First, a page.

So… here’s my Single Person’s Playlist (admittedly from the early 2000’s)

The Lord did bless me with my wife, Sarah, in 2007 and friends sang Lifesong at our wedding ceremony because just as I wanted my life as single to sing for Jesus, now that is our desire and focus as a married couple.

Here are a couple good articles on the topic of singleness and finding satisfaction in Christ:

I would be curious to know your single person’s playlist. Please share below…

Book Review – Play the Man by Mark Batterson

Just in time for Father’s Day, Mark Batterson has written another quality book, this time touching on the topic of authentic manhood. With a great story from history to start each chapter, Batterson identifies seven characteristics of true manhood. As a pastor, he supports these virtues with biblical passages and examples.

As the book progresses, Batterson refers to the Discipleship Covenant and Rite of Passage ceremonies he worked through with both of his sons. and then includes the specifics of these concepts in the final two chapters.

Batterson is an exceptional writer and great story-teller. Although there is no explanation really offered for the choice of seven virtues or the specific seven he has selected, they are well-chosen. Some may argue the virtues he chose overlap too much, and others could argue the virtues do not encompass all the necessary areas of authentic Christian masculinity (ie significant virtues are missing). Notwithstanding the legitimacy of these concerns, it is doubtful any author would be able to identify “the list” of virtues. Scripture does not seem to give one and thus the challenge.

Another positive of Play the Man is the positive, forward-looking challenge it presents to men, rather than brow-beating them for failure. Also, while clearly approaching the virtues of true manhood from a Christian perspective, I believe the book would be meaningful to any man trying to become a better husband and father, even without the faith perspective.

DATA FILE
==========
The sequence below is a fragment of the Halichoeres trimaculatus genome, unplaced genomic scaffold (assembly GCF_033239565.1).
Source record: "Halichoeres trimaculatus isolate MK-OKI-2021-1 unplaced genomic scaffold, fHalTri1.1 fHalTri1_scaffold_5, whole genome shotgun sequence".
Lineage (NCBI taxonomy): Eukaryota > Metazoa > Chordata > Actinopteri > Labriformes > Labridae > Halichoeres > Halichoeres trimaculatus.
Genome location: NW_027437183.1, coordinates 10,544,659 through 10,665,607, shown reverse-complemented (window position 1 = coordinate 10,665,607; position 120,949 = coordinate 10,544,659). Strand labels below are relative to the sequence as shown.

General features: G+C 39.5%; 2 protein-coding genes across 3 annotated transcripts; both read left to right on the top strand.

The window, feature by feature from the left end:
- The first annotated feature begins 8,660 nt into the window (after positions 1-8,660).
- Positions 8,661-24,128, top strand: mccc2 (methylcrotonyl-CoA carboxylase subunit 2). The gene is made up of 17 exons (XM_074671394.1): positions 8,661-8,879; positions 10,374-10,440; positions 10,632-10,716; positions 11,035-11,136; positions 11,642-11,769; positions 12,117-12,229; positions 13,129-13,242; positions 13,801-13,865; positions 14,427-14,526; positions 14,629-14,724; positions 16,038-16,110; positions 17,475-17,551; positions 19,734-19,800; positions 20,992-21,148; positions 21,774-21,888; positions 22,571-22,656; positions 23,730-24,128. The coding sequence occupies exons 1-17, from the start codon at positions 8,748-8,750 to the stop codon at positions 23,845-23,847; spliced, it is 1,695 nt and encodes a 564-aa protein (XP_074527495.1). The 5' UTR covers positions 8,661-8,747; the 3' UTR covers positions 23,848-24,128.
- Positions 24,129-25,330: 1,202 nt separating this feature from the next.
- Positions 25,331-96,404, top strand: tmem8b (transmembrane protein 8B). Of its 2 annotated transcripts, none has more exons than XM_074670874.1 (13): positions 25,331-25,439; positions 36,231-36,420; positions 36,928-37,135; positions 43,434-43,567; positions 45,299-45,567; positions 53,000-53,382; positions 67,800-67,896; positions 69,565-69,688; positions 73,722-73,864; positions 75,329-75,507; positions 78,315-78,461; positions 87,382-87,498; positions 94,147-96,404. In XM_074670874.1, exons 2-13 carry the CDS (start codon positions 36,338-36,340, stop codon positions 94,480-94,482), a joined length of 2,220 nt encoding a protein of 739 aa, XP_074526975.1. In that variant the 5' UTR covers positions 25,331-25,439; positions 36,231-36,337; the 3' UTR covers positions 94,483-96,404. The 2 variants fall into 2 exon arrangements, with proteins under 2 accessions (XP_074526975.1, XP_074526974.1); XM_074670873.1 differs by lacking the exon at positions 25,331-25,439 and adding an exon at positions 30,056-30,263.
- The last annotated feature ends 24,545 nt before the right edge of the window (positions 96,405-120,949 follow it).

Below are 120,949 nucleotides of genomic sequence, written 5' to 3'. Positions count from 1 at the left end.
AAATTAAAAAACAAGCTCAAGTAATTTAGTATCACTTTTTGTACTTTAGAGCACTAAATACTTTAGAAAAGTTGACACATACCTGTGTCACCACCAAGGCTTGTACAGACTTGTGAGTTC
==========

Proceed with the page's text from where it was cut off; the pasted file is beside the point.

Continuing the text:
The explanation of the Discipleship Covenant and Rite of Passage ceremonies are instructive. Batterson clearly reminds fathers to customize both events for the individual, even as he went about them differently with each of his sons.

Batterson has regularly been criticized for treating Scripture loosely, and I suspect some will find reason to again accuse him of such in this book. I see nothing troublesome with his use or explanations of the biblical passages and would contend (again) that those who actually take the time to read the full context surrounding a given passage will find good understanding and interpretation, and necessary cautions and reminders.

I would recommend this book strongly. In comparison with other books of this type (ie. Raising a Modern Day Knight by Robert Lewis), Batterson’s writing is superior in depth and quality, and more current (understandably). In addition, the soon-to-be-released group study resources would be worthy selections for a local church men’s ministry and/or small groups,

Note: The reviewer was provided with a copy of the book in exchange for an unbiased review by Baker Books.

 

Hire an Intern

Are y200309672-001ou having serious questions about hiring that young 20-something who has applied for a position in your organization?

You want to give a young person a chance, but the little you have seen with other young adults does not give you a great deal of confidence? The person has not even graduated from college and wants to be an “intern” with us… and s/he doesn’t just want to sort papers and do filing for us. He wants to be involved in real-life work contexts. That sounds really risky! And its not like our company has a lot (or any) extra cash to “waste” on a maybe.

If that’s how you feel, it is still right to hire an intern… or two.

Here’s why.

Dan* served First Street Church (FSC) for seven years as youth pastor. During the course of his final two years with FSC, a couple of young men considering pastoral ministry had volunteered to help, one with the junior high (middle school) and one with the high school. They were finishing up their college degrees and it was a great way to get some practical experience. They meet weekly with Dan to talk about what they were doing with each group and Dan was still active in most of the events, regardless of the age group.